PDA

View Full Version : Jackie Robinson



flyer85
04-24-2007, 01:00 PM
after honoring his legacy over the past week I have really been humbled by what an incredible feat he performed. He was carrying the burden for an entire people and he was hounded by many wishing his failure. He didn't just triumph, but did it magnificently. He avoided an ugly incident and had a HOF career. I wonder if the huge burden he carried contributed to his health problems and untimely death at an early age. He carried the dual burden of attempting to succeed on the field while not responding to the insults and taunts he was subjected to. I think most would have wilted under the pressure, thankfully he did not.

Kudos to one of the great Americans of the 20th century.

Sea Ray
04-24-2007, 03:55 PM
Jackie Robinson's feat actually helped integrate all sports, not just baseball, including college sports. He was the perfect guy for it. For instance Barry Bonds nor Ken Griffey Jr could have been Jackie Robinson. They would have gotten into fights, pouted etc. And this wasn't affirmative action either. This guy earned his promotion with his baseball talent.

Joseph
04-24-2007, 04:23 PM
Jackie Robinson's feat actually helped integrate all sports, not just baseball, including college sports. He was the perfect guy for it. For instance Barry Bonds nor Ken Griffey Jr could have been Jackie Robinson. They would have gotten into fights, pouted etc. And this wasn't affirmative action either. This guy earned his promotion with his baseball talent.

As baseball-centric as I can be at times, I still think that the number 42 should be retired across all sports and on all levels.

rotnoid
04-24-2007, 04:25 PM
As baseball-centric as I can be at times, I still think that the number 42 should be retired across all sports and on all levels.

That's not a bad idea. Jackie's impact on not just sports, but American culture as a whole was gigantic. He was forging ahead over a decade before what we know as the Civil Rights Movement began in earnest. He was a true pioneer.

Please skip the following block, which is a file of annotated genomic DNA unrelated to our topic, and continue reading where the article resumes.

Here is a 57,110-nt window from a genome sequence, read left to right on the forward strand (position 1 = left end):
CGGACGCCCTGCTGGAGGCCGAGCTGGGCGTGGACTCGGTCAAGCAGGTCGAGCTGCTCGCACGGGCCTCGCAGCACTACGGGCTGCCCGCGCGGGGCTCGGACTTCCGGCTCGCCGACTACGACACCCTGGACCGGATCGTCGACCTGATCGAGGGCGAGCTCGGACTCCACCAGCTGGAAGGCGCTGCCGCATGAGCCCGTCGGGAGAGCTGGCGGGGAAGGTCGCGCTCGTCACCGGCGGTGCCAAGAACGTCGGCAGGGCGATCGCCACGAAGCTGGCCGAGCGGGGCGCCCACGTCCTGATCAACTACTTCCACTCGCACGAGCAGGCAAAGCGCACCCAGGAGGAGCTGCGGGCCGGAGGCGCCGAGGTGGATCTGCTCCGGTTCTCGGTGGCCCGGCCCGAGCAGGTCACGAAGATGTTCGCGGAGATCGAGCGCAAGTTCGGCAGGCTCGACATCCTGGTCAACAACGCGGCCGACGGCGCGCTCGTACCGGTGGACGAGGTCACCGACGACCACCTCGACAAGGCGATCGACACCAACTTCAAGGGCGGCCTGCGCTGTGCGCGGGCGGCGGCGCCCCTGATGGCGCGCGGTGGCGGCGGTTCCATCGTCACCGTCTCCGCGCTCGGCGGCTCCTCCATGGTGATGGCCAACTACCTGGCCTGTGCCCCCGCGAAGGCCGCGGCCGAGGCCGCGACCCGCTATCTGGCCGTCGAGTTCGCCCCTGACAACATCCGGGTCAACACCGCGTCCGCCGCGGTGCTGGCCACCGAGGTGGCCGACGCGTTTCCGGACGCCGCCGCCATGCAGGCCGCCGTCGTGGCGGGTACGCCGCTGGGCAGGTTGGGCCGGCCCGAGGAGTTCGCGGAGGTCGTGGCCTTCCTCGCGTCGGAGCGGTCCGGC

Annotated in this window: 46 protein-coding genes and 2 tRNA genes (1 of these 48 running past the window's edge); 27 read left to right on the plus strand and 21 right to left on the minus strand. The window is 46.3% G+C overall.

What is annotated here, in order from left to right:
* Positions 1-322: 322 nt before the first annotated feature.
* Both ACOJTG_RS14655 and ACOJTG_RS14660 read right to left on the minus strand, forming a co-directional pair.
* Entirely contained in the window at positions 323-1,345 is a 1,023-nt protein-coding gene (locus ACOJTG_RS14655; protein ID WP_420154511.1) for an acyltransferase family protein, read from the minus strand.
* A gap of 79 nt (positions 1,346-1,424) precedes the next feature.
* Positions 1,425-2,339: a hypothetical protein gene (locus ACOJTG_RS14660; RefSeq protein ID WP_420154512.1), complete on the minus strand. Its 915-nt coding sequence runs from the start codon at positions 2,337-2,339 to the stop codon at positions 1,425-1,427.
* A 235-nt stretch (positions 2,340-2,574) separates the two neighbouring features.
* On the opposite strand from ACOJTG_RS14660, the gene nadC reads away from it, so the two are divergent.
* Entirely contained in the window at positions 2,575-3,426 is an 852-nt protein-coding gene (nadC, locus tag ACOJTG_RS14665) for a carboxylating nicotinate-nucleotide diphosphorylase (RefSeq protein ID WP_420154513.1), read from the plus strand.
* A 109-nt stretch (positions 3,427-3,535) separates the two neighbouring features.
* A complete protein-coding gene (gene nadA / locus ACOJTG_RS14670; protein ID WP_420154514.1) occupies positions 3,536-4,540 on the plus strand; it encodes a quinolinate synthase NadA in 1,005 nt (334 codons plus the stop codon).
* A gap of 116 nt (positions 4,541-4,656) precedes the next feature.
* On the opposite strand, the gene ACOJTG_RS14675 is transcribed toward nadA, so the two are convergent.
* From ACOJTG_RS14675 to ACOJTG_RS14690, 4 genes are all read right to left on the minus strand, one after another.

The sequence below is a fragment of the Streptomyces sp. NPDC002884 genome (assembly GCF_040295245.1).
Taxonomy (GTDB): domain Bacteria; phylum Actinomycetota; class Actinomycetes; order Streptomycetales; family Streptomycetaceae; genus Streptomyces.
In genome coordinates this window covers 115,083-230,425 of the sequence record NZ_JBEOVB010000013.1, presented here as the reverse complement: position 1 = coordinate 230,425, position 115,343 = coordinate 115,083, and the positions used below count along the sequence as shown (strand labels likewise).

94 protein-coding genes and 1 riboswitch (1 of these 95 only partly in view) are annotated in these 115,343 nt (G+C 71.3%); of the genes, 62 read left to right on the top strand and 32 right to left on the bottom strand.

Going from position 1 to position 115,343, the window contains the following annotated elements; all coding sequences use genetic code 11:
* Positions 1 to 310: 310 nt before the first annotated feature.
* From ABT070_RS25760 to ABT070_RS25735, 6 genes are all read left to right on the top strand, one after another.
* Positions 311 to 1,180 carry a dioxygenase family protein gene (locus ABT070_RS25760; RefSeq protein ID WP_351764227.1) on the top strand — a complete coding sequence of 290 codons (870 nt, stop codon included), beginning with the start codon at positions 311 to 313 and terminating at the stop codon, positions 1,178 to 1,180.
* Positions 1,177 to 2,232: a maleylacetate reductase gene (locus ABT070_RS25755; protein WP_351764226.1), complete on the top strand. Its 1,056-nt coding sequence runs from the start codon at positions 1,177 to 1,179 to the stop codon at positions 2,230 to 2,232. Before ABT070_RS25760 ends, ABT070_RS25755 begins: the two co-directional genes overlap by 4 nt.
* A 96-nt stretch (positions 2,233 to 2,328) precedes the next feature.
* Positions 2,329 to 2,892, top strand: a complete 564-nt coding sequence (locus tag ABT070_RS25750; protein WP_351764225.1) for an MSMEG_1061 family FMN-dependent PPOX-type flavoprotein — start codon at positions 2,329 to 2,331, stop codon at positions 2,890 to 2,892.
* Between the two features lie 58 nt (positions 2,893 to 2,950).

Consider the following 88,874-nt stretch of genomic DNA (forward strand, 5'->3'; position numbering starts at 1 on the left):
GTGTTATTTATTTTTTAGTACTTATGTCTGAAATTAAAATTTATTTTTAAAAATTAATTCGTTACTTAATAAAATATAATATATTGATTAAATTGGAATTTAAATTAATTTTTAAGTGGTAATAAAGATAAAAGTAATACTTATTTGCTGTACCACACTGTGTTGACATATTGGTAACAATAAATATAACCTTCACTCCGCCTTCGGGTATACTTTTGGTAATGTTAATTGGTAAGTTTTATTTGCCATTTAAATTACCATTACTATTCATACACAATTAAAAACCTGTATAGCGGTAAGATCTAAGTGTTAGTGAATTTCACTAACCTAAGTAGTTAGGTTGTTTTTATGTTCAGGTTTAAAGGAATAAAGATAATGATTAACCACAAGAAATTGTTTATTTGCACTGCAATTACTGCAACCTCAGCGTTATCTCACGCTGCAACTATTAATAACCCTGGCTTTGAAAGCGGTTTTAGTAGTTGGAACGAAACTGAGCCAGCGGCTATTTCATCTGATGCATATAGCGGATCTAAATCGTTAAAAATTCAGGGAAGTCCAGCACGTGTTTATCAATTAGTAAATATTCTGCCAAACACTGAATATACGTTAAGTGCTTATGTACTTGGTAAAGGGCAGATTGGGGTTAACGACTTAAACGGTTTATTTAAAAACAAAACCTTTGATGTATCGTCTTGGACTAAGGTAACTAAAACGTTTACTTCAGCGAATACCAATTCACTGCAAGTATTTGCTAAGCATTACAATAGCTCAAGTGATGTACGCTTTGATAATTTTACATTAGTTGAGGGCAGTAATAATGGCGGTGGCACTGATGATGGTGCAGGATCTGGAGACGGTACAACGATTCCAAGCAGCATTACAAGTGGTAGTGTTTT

hebroncougar
04-24-2007, 05:04 PM
Jackie Robinson's feat actually helped integrate all sports, not just baseball, including college sports. He was the perfect guy for it. For instance Barry Bonds nor Ken Griffey Jr could have been Jackie Robinson. They would have gotten into fights, pouted etc. And this wasn't affirmative action either. This guy earned his promotion with his baseball talent.

I think it may be fair to say, there might not be affirmative action without Robinson's actions.

westofyou
04-24-2007, 05:09 PM
Jackie Robinson's feat actually helped integrate all sports, not just baseball, including college sports. He was the perfect guy for it. For instance Barry Bonds nor Ken Griffey Jr could have been Jackie Robinson. They would have gotten into fights, pouted etc. And this wasn't affirmative action either. This guy earned his promotion with his baseball talent.

As far as pro sports go Marion Motley predates Jackie as the post war integrator and Fritz Pollard predates both of them. But baseball was on a bigger stage then. However Jackie didn't go it alone in 1947, 4 other black men played MLB that season.

Sea Ray
04-24-2007, 05:35 PM
However Jackie didn't go it alone in 1947, 4 other black men played MLB that season.

Are you sure about that? So far as I know, Larry Doby and Hank Thompson were the only other black players in 1947.

http://en.wikipedia.org/wiki/List_of_first_black_Major_League_Baseball_players_ by_team_and_date

If the Jackie Robinson experiment hadn't gone well, those other guys would not have joined the league 3 months later.

dabvu2498
04-24-2007, 05:49 PM
Are you sure about that? So far as I know, Larry Doby and Hank Thompson were the only other black players in 1947.

http://en.wikipedia.org/wiki/List_of_first_black_Major_League_Baseball_players_ by_team_and_date

If the Jackie Robinson experiment hadn't gone well, those other guys would not have joined the league 3 months later.

Dan Bankhead and Willard Brown also played in 47. They're not on your list because they were not the first blacks signed to play with their teams (Brooklyn and the Brownies), respectively.

westofyou
04-24-2007, 05:59 PM
Are you sure about that? So far as I know, Larry Doby and Hank Thompson were the only other black players in 1947.

http://en.wikipedia.org/wiki/List_of_first_black_Major_League_Baseball_players_ by_team_and_date

If the Jackie Robinson experiment hadn't gone well, those other guys would not have joined the league 3 months later.

http://www.redszone.com/forums/showthread.php?t=56985

Sea Ray
04-24-2007, 06:28 PM
Dan Bankhead and Willard Brown also played in 47. They're not on your list because they were not the first blacks signed to play with their teams (Brooklyn and the Brownies), respectively.

That's interesting. I didn't know that. Good move on the part of the Dodgers to add some support for Jackie. I was wondering if the Dodgers added more, thus not being a part of the Wiki list.